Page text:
SME housebuilders could fold if new carbon emission rules happen
A new bill forcing builders to assess the carbon emissions of a new project prior to construction will force SMEs out of business, the industry has warned.
Conservative MP Duncan Baker’s private members bill would require them to measure, report and reduce a scheme’s carbon emissions during the design process.
SME construction firm Hofton & Son, based in Nottinghamshire, has said if the bill is passed on its second reading on 18 March then it will stop building homes.
Managing director Mark Shouler said: “It’s going to bring SMEs to a grinding halt. This will add enormous costs. We are just about keeping our heads above the water.”
He has calculated that a small development of 12 homes on a 1.2-acre site estimated to make £650,000 profit would incur a £1m loss if the rules on whole-life carbon emission come into force.
The proposals come at a time of great change for the sector with biodiversity net gain rules happening in November and future homes standards on energy efficiency going live in 2025.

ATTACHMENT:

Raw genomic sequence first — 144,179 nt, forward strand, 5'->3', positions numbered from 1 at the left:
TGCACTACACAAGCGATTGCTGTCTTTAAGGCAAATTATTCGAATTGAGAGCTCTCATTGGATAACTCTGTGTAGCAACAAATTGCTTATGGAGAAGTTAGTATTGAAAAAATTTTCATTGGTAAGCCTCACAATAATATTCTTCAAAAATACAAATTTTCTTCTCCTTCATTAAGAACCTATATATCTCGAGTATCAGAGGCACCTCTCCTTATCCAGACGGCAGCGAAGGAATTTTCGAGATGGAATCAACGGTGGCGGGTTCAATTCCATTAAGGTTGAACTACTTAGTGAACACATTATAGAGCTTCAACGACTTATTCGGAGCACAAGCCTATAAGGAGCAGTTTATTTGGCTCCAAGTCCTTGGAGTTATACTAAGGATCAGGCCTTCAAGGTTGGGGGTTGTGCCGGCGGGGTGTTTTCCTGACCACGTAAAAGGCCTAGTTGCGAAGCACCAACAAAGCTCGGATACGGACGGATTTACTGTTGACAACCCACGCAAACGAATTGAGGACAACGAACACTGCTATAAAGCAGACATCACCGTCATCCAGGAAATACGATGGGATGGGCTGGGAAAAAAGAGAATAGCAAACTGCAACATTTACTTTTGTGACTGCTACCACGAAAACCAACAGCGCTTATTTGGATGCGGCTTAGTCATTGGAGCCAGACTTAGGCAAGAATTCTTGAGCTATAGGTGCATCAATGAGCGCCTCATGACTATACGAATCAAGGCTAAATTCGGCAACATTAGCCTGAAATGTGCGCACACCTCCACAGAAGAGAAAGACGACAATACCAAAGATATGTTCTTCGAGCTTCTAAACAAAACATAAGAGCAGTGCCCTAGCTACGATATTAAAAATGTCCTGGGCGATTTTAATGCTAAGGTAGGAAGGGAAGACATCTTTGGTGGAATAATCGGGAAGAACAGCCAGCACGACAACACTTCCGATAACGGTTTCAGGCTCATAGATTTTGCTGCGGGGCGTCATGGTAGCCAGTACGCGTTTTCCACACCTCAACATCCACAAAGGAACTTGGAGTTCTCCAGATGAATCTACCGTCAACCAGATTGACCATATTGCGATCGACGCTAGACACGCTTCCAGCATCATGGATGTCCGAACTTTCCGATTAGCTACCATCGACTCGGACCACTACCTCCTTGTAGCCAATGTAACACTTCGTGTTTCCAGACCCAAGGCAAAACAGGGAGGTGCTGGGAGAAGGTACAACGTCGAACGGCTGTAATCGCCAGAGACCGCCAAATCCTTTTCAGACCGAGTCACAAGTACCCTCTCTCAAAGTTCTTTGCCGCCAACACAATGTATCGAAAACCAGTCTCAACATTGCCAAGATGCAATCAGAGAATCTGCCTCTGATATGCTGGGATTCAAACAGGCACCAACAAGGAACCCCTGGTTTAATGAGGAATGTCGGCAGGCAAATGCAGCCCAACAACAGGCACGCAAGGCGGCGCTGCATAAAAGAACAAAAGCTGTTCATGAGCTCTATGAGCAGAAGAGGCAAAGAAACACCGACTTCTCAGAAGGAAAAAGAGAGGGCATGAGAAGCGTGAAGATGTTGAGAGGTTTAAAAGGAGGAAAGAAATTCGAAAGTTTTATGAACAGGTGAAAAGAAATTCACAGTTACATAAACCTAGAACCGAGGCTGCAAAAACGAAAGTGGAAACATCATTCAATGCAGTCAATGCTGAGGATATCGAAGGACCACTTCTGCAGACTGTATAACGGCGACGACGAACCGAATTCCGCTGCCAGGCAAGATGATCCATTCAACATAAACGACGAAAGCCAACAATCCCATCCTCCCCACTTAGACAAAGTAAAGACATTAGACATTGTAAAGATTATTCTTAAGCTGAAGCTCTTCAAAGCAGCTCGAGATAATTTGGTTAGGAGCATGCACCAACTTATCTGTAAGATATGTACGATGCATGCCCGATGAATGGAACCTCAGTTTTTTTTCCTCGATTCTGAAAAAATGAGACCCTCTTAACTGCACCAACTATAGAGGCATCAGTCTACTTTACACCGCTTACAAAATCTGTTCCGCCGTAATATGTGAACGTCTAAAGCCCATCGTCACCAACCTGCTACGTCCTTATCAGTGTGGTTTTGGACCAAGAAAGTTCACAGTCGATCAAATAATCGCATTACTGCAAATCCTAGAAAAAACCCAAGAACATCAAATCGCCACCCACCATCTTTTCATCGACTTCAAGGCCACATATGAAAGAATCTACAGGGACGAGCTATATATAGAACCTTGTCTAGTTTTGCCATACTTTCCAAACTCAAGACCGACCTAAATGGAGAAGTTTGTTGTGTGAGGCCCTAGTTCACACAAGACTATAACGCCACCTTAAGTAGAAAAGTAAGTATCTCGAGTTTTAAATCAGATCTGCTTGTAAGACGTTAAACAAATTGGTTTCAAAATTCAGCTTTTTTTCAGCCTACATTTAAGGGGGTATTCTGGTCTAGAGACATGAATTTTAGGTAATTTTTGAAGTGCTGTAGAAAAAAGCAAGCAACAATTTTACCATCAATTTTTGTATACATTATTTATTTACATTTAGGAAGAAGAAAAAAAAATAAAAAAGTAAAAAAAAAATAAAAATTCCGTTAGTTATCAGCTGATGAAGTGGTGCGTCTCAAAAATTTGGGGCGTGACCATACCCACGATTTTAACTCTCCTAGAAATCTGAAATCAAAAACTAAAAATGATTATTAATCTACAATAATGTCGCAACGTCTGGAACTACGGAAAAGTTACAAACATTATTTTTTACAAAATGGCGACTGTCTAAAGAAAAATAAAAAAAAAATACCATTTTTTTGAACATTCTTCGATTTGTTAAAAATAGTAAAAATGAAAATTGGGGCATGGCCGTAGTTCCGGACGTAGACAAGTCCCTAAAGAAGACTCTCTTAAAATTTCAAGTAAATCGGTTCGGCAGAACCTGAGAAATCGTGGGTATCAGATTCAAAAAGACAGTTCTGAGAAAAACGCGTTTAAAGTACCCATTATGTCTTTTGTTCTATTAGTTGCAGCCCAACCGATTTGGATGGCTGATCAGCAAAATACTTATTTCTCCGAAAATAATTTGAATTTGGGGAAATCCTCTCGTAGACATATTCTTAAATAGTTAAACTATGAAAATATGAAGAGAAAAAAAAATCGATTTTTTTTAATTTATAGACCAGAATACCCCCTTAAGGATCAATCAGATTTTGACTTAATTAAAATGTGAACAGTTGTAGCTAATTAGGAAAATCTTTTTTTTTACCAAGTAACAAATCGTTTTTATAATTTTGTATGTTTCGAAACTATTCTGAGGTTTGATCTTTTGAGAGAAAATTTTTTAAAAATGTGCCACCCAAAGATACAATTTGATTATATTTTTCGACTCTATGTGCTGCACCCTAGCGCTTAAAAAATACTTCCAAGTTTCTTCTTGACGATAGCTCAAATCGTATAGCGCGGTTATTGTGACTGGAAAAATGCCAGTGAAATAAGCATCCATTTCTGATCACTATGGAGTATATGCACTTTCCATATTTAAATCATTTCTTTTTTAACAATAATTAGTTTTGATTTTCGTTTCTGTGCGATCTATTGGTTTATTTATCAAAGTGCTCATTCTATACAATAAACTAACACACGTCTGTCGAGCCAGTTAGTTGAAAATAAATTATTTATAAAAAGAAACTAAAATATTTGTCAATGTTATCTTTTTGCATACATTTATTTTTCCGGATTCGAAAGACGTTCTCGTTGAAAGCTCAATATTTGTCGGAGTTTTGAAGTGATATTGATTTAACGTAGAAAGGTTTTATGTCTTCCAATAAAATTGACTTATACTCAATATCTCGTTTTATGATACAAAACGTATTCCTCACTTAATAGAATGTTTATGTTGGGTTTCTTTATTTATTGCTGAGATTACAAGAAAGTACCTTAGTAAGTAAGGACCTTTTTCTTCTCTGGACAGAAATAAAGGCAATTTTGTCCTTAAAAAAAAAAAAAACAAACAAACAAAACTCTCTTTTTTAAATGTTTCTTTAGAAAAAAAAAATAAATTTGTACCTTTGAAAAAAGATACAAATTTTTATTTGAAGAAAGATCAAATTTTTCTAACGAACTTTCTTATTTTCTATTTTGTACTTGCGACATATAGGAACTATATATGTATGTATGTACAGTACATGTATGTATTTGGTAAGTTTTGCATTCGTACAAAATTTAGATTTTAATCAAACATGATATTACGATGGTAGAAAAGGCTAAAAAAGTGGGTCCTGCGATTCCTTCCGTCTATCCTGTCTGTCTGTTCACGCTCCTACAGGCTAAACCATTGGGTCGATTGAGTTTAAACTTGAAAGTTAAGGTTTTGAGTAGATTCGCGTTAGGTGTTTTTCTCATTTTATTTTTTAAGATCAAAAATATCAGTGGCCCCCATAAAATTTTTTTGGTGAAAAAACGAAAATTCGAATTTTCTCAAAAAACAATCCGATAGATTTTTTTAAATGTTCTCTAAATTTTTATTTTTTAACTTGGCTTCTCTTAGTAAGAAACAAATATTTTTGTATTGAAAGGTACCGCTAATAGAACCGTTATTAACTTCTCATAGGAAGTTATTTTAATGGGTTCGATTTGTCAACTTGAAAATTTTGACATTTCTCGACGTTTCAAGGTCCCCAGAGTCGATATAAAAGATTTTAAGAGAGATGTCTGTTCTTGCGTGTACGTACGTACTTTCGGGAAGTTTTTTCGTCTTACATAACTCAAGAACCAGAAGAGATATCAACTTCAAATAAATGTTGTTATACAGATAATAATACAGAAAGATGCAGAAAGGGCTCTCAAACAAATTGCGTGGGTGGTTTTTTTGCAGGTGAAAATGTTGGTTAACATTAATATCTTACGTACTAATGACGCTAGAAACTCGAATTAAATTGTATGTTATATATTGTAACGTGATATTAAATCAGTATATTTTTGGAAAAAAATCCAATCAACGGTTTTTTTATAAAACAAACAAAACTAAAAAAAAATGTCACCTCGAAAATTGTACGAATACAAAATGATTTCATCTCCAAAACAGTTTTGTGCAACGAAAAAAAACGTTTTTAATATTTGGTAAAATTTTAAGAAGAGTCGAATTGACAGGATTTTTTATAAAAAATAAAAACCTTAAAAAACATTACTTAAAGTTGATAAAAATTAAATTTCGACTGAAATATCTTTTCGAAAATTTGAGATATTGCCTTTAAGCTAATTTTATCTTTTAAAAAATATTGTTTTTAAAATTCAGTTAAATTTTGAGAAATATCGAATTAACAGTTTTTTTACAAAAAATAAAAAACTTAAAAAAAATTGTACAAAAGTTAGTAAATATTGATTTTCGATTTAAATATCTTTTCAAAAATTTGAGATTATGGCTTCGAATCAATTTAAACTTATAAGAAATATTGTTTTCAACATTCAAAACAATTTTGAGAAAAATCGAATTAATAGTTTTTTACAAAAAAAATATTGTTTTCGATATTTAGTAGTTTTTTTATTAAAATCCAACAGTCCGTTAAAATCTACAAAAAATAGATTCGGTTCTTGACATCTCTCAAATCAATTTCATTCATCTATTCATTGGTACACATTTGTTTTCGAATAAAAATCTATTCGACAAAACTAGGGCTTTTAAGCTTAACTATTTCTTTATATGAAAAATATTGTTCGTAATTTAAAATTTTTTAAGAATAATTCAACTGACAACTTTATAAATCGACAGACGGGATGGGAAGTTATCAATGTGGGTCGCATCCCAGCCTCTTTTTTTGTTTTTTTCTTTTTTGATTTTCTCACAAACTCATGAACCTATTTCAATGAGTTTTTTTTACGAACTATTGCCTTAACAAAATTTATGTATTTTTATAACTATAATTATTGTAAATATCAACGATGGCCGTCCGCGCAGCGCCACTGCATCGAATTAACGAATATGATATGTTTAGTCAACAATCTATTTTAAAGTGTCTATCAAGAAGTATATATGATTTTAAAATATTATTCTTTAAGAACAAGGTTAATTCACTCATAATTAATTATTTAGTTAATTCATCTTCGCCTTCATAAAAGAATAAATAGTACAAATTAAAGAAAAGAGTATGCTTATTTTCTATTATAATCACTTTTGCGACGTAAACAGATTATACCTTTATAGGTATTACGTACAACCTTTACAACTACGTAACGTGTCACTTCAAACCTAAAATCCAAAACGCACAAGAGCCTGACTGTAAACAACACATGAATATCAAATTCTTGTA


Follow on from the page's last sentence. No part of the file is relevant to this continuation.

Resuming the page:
SMEs at risk because they sell direct to the homebuyer
The National Federation of Builders, NFB, said members of its housebuilding association hadn’t been consulted. The trade body said SMEs were more at risk because they build properties they have to sell whereas large construction firms are commissioned.
NFB housing and planning policy head Rico Wojtulewicz said: “It’s easier to meet these requirements if you have embraced off-site and modular building which SMEs haven’t done yet.”
He added building material manufacturers should be encouraged to produce more renewable products as there were insufficient supplies of green materials such as cross-laminated timber.
If Mr Baker’s bill is passed the new part Z regulations would be adopted for commercial properties by January next year, for residential by 2025 and for all buildings by 2027.
Construction giants Cundall, Mott MacDonald and Wilmot Dixon are among the housebuilders supporting part Z as well as professional bodies such as the Royal Institute of British Architects.
The regulations will apply to projects of more than ten homes with a gross internal area of 1000 metres squared.
Property finance intermediary Hank Zarihs Associates said development finance lenders regarded SMEs as vital for training apprentices and offering variety and high housebuilding standards.